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11/13/2008
Councilman Weiner introduces legislation to regulate for-profit roadside businesses

NCCo taking new steps to regulate roadside businesses

By Jesse Chadderdon
Community News
Posted Nov 13, 2008 @ 08:03 AM
Last update Nov 18, 2008 @ 11:08 AM
Brandywine Hundred, Del. —

They’re here today, gone tomorrow, but two New Castle County Councilmen don’t want temporary businesses that often proliferate in empty parking lots on weekends to hurt local businesses or non-profits looking to raise some much needed cash.

Councilmen Robert Weiner (R-Chatham) and John Cartier (D-Penny Hill) have introduced legislation that would require temporary, for-profit businesses to take out a $15,000 surety bond when applying for a permit that gives customers some financial recourse if the products they purchased were defective.

But most importantly, Weiner said, payment of the surety bond will give the county a better sense of who the company is, where it’s from and when it typically operates in Delaware. Plus, local businesses are forced to purchase insurance and have other fixed costs.

“We’ve heard a lot of complaints from garden centers who struggle to compete with a temporary center that comes down and sets up on the side of the road and are able to sell for less because they have less overhead costs,” Weiner said.

Temporary sales permits are already required by the county, but not all temporary businesses bother to purchase them – especially if they only set up shop for a weekend at a time.

James Smith, who oversees the county's code enforcement division, said the code currently makes no distinction between non-profit and for-profit sales. He said classifying non-profit fund-raising sales as special events won't require them to get a temporary sales permit with the county.

Weiner acknowledged that enforcing the permitting provision of the code was a challenge, but said he was hopeful that the more prescriptive language of his legislation would give officials more to go on when investigating complaints.

Someone being defrauded would likely be a much higher priority for law enforcement officials than non-permitted businesses would be, he said.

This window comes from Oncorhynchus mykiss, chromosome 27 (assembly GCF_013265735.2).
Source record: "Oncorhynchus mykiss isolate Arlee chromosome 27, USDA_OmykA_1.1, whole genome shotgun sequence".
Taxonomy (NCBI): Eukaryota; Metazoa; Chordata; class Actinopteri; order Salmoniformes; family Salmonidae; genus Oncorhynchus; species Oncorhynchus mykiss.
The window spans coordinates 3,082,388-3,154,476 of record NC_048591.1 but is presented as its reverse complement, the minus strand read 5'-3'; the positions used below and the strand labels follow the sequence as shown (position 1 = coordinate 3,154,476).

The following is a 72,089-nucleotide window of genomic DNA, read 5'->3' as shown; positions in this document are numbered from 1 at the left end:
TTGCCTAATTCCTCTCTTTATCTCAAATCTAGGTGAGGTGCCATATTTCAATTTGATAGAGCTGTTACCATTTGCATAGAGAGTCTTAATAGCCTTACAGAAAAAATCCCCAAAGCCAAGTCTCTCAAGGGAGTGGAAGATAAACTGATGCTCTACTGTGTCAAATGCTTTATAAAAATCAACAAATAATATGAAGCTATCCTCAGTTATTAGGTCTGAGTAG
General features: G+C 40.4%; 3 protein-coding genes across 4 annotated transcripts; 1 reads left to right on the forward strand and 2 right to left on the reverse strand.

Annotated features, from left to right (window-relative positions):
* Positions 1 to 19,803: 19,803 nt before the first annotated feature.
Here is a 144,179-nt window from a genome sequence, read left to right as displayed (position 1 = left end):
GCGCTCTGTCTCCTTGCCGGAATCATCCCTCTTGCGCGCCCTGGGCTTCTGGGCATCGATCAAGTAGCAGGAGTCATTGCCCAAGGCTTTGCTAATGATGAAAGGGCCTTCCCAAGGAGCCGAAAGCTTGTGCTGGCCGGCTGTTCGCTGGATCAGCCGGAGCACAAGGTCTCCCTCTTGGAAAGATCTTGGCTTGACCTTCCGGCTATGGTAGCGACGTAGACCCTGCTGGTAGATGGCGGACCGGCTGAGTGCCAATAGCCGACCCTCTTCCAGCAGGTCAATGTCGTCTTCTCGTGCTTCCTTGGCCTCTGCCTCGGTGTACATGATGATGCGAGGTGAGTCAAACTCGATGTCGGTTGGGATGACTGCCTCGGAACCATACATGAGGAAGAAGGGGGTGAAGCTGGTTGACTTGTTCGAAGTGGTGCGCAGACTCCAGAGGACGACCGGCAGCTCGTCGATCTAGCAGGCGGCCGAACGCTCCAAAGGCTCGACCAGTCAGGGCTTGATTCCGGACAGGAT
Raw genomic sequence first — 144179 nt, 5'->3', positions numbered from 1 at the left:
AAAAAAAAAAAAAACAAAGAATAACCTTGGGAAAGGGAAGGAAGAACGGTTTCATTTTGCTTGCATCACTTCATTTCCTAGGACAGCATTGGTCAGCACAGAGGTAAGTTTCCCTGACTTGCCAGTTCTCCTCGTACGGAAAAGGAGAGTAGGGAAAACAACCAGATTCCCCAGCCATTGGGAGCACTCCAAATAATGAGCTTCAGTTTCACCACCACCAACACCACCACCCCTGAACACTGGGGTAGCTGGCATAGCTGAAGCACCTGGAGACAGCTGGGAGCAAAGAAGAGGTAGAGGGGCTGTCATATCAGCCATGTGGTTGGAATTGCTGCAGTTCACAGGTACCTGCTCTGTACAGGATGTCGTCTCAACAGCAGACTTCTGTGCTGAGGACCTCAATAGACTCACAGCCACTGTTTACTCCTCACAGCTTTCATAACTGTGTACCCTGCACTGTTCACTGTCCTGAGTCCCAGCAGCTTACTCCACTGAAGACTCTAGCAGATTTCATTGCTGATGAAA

“If you’re the Lion’s Club and selling Christmas trees or Easter flowers, you’re not affected,” Weiner said. “These groups already have enough challenges raising the funds they need to do good work in our communities.”

The legislation would also allow non-profits to hold sales and special fundraising events for 30 consecutive days instead of the 14 days prescribed in the current code. Temporary businesses are already allowed 30 days.

Thomas Ramsay, who organizes the Claymont Lion’s Club annual Christmas tree sale on Naamans Road, said he thinks the legislation could help drive down some of the competition from for-profit tree sales, although he’s quick to point out his organization does just fine for itself at the Claymont Fire Company Sub Station.

He recalls one year when the Department of Agriculture was aggressively inspecting every tree sale for a crop of trees that might be infested with insects, and speculated the surety bond could help people get recourse against a company who was selling infested trees.

Weiner said he is not sure if the legislation will be ready for a vote in time for this Christmas season because the Department of Land Use was in the process of writing up an amendment that would offer exemptions to places like Winterthur – museums or other large institutions with large properties – that could hold their own events without seeking a special permit from the county.

Beverly Baxter, executive director of the Committee of 100, which promotes economic development in Delaware, called the legislation a positive step.

“These businesses just all of a sudden seem to pop up with no connection to any local businesses at all,” she said. “I think many of them have learned they can get away with it, that they can fly in on the weekend and leave before anybody noticed them.”

Baxter acknowledged that enforcement could remain an issue, but said at least the legislation clears up any murkiness about what it required of temporary businesses.

“Now everybody will know exactly what the requirements are, what needs to be enforced,” she said.


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